It's been high fives all around for UCLA this season (Photo Credit: official Site)
When the 2010 UCLA baseball season started, the postseason was an expectation. After missing a Regional in 2009, the program had to qualify for one in 2010, but anything above that seemed like wishful thinking. The pitching was there, but how can a bad offensive team that lost it's top hitters score enough to make an impact nationally? Well, it seemed improbable, but they did it and they didn't just make an impact nationally. They thrust themselves into the national spotlight and took crack after crack at the UCLA record book on the way.
By the time the season came to an end with an 11-1 win over Washington St. on Senior Day at Jackie Robinson Stadium, the Bruins had a 43-13 record, the best regular-season record in program history. Their 18 Pac-10 wins were the most by a UCLA team since 1997 and their second-place conference finish was the program's best since 2000. UCLA's 24 home wins trailed just the 1984 Bruin team and when Rob Rasmussen struck out batters number 100 and 101 on the season versus Washington St., he gave the Bruins three pitchers with 100+ strikeouts for the first time in program history.
Ever since John Savage took over as head coach of the UCLA baseball program in 2005, the Bruins' biggest issue had been getting off to a good start in non-conference play. After a disastrous 2005 season, UCLA was forced to play catch-up in conference in '06, '07, '08 and '09 after poor starts to their seasons. It usually ended up okay as the Bruins finished third in the Pac-10 in all those seasons, but it sure didn't make things easy. That changed in 2010 and boy did it change in a big way.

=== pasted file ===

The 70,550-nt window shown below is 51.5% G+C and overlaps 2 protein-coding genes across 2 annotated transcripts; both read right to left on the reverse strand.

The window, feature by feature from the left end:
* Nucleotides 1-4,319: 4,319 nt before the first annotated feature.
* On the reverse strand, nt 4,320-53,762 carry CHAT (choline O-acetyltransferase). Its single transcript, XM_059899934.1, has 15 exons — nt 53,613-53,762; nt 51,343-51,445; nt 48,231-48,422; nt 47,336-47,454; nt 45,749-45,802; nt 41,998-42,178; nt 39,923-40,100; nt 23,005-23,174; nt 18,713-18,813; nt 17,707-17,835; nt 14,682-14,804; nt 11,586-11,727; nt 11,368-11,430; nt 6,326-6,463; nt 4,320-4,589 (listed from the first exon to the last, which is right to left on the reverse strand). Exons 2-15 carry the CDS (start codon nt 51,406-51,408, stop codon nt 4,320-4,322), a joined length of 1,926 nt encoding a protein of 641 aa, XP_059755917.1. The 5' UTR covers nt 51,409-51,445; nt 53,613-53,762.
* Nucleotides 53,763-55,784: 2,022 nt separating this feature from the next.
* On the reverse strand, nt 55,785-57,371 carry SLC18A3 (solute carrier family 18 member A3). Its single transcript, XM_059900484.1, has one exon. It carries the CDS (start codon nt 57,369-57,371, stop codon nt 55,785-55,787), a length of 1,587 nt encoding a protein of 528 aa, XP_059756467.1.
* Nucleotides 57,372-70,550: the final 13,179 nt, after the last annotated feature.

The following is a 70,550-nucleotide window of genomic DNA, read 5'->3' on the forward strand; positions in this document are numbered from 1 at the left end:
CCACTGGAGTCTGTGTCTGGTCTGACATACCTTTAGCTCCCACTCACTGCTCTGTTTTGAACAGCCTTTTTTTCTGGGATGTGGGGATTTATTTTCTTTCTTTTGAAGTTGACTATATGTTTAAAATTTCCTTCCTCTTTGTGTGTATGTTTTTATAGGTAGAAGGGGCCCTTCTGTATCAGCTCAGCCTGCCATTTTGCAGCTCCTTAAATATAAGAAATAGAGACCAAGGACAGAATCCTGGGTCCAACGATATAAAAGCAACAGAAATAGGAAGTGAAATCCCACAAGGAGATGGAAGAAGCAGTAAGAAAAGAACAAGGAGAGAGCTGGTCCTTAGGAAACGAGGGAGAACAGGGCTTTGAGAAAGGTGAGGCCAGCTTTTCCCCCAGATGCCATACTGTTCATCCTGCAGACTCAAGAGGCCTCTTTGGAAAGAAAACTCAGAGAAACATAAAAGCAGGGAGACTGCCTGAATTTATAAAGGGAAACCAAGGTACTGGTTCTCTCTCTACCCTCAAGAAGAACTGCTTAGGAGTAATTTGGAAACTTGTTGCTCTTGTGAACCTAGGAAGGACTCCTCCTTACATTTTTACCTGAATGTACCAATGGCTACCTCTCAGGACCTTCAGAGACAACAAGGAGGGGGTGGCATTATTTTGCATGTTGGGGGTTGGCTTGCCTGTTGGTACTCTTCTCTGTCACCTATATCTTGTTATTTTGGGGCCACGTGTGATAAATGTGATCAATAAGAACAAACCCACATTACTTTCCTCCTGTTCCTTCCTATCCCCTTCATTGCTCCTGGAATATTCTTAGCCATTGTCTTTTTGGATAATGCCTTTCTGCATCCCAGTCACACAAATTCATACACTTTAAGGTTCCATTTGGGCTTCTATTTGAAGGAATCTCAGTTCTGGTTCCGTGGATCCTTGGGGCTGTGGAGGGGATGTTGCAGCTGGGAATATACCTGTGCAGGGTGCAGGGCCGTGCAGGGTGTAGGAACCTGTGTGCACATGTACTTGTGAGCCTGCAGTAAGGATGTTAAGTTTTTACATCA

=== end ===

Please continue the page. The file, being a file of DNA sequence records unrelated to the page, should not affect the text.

Game one of the 2010 season was a win. After their first series, the Bruins were still undefeated. Another perfect week and the streak was alive. It just kept going and going until UCLA had won their first 22 games on the season. After starting the season with a win on February 19, the Bruins didn't lose their first game until April 2, the same day that the nation's other undefeated team dropped their first game. It was a historic start for the program as they handily surpassed the prior school record for wins to start a season and longest win streak. Bad starts had plagued the program for years, but all of a sudden the 2010 team had bucked that trend and were no longer hoping for a Regional appearance, but were considered among the nation's elite.
In the past, UCLA had talented teams that were criticized for being "soft." When the pressure was on they faded or whenever they met trouble, they crumbled. In extending their win streak despite the national attention that came with such a long streak, the Bruins began to chip away at that "soft" label. Outlasting Oregon St. on the road in a 16 inning thriller proved the 2010 team's mettle just a bit more, but it wasn't until they got knocked down that we learned what the Bruins were truly made of.